I was doing some next generation sequencing (NGS) analysis over the weekend, for the the first time. As such, I had to get some of the common software tools like PEAR and bowtie. Their official sites were hosted by SourceForge, but I didn’t want to download the binaries from SourceForge ’cause I’m paranoid about malware. So, I compiled them myself.
The process turned out to be super easy!
They all have git repos:
For example, for bowtie, you can do:
git clone https://github.com/BenLangmead/bowtie.git
For bowtie, you need libtbb, and for bowtie2, you need to compile with NO_TBB=1.
I’m pleasantly surprised because I remember the struggle of building open source projects when I was a young’un.
Just wanted to share!
Oh man, I feel like Santa when a new shipment of pipette tips comes in and I resupply the benches.
p200 for you, and you, and you!
Today I learned some yeast strains express proteins that allow them to clump together and precipitate out super fast. Neat!
The same phenomenon happens in some beer yeast, where they precipitate out of beer during the brewing process.
I feel like a yeast pimp whenever I mate different strains of yeast together.
This is how I feel in lab.
The first time I went into lab after my PyCon hiatus, I found a broken centrifuge on Marcelle’s bench.
Died of a broken heart. Marcelle you are missed.
Marcelle had just left the lab group for medical school a few weeks prior.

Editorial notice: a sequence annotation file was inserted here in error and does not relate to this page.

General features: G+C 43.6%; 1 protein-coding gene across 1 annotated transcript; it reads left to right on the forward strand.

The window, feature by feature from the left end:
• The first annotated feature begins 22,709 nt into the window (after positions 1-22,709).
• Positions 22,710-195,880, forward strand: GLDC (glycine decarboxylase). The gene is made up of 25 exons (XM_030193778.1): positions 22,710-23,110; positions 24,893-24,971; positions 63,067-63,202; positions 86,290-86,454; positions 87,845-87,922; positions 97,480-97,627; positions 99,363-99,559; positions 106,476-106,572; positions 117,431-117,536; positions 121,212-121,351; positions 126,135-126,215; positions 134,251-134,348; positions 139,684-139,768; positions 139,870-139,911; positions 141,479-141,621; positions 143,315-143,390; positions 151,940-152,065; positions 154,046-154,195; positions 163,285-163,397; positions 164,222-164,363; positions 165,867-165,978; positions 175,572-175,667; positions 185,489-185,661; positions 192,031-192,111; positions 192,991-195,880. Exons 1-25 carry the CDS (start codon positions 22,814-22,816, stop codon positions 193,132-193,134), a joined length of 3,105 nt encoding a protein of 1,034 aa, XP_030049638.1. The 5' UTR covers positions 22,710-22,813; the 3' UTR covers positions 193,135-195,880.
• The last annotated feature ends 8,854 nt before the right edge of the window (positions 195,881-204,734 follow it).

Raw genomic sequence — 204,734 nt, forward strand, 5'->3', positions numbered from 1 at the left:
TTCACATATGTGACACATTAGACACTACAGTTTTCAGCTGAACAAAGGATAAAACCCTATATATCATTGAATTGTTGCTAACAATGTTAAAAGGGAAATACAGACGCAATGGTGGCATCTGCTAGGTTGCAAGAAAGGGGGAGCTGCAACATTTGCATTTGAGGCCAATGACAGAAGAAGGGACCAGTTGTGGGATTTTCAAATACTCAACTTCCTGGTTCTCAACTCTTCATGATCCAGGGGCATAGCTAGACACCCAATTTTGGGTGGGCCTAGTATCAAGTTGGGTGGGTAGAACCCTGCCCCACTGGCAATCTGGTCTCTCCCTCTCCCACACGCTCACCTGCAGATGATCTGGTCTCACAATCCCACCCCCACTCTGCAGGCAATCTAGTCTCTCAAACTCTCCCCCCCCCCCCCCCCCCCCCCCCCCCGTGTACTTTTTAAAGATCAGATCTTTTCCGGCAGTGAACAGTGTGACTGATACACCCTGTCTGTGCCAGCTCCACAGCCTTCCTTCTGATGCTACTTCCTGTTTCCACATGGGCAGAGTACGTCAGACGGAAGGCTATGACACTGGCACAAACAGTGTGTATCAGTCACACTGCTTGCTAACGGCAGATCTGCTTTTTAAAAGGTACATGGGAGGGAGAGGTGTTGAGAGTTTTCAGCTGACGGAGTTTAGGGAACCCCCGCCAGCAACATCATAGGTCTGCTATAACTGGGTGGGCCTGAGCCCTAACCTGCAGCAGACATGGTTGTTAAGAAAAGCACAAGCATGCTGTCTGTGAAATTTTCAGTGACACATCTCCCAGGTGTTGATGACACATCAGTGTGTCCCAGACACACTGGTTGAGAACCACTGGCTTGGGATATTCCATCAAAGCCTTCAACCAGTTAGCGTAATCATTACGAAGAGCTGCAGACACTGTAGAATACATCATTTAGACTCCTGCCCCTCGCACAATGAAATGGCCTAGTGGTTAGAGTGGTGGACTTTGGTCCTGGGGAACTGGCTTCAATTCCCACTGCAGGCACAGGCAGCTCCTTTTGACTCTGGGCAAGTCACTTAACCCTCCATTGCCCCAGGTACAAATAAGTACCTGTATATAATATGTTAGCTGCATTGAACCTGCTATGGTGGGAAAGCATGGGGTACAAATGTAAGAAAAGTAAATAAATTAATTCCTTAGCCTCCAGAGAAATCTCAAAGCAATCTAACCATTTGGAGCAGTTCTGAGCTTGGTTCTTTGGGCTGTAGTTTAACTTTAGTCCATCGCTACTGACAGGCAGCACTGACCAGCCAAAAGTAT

Much like how you should use a csv library to generate csv files, you should use a library to generate GenBank files.
In Python, you can use Biopython!
Here’s a small recipe you get to started. It creates a GenBank from a sequence, and even includes an annotation.
from Bio import SeqIO
from Bio.Seq import Seq
from Bio.SeqRecord import SeqRecord
from Bio.Alphabet import IUPAC
from Bio.SeqFeature import SeqFeature, FeatureLocation
# Create a sequence
sequence_string = "ggggaaaattttaaaaccccaaaa"
sequence_object = Seq(sequence_string, IUPAC.unambiguous_dna)
# Create a record
record = SeqRecord(sequence_object,
id='123456789', # random accession number
description='An example GenBank file generated by BioPython')
# Add annotation
feature = SeqFeature(FeatureLocation(start=3, end=12), type='misc_feature')
# Save as GenBank file
output_file = open('example.gb', 'w')
SeqIO.write(record, output_file, 'genbank')
LOCUS Example 24 bp DNA UNK 01-JAN-1980
DEFINITION An example GenBank file generated by BioPython
1 ggggaaaatt ttaaaacccc aaaa
Check out the really good Biopython documentation for more details!